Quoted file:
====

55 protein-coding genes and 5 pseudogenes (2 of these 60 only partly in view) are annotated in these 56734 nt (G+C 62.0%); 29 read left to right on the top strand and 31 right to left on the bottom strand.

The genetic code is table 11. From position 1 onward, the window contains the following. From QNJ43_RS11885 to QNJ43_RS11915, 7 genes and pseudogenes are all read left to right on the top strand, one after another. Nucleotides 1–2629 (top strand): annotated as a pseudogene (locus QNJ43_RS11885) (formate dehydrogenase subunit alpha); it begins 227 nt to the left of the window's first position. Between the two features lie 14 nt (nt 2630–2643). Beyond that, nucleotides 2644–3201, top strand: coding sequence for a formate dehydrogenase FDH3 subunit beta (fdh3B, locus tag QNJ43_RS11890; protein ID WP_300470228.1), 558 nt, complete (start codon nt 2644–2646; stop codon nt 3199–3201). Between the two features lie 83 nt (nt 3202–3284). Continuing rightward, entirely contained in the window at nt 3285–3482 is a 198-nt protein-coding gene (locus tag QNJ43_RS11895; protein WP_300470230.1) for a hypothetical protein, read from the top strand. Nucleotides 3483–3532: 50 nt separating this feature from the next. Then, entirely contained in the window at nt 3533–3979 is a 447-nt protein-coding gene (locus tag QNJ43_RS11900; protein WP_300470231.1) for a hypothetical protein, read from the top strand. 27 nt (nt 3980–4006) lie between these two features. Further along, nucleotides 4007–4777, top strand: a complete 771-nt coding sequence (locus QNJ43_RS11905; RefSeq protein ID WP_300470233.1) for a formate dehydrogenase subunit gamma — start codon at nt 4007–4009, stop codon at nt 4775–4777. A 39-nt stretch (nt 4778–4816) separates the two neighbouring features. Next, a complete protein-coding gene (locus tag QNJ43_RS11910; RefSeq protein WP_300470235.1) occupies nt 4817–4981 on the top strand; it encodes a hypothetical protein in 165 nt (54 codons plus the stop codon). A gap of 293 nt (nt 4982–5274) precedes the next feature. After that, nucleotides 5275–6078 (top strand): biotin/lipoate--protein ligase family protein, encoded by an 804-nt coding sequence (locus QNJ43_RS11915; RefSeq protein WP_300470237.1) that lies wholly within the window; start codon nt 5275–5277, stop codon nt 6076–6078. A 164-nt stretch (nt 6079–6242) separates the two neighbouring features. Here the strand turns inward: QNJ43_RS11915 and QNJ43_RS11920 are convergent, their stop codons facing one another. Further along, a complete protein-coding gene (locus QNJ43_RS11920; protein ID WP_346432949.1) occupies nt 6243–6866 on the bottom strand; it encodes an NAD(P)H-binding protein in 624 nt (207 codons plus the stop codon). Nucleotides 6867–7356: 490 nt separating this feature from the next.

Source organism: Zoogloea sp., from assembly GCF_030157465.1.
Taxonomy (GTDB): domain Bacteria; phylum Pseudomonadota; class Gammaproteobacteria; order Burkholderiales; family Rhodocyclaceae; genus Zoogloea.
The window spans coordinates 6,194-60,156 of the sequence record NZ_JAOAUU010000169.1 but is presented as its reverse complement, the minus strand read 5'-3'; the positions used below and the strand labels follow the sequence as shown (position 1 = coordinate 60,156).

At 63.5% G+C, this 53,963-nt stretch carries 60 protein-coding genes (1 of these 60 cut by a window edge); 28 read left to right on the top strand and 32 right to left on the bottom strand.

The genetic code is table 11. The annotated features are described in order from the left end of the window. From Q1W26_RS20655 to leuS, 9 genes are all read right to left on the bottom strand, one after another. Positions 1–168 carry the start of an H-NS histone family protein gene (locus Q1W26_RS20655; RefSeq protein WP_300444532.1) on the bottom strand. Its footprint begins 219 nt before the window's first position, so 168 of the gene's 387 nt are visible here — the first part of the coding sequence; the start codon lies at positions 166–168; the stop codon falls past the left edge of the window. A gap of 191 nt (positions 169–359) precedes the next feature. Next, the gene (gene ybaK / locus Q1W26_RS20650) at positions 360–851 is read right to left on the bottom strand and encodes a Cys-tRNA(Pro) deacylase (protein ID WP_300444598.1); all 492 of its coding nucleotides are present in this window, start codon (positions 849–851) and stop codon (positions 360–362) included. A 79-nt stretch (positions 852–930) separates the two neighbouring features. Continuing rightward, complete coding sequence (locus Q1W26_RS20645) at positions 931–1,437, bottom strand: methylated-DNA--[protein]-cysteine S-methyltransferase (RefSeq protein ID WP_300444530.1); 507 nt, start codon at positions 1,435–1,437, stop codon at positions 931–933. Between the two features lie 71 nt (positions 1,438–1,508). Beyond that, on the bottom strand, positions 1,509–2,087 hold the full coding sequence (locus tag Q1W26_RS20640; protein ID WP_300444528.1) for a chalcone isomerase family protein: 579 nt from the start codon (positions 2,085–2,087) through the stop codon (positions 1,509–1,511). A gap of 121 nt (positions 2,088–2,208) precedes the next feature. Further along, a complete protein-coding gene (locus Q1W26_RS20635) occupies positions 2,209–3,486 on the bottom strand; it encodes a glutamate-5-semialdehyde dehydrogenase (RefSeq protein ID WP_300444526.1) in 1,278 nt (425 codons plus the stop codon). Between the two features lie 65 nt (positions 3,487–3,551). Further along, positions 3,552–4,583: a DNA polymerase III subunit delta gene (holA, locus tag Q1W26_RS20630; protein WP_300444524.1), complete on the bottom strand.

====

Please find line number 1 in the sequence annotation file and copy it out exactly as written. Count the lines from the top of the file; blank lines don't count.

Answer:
55 protein-coding genes and 5 pseudogenes (2 of these 60 only partly in view) are annotated in these 56734 nt (G+C 62.0%); 29 read left to right on the top strand and 31 right to left on the bottom strand.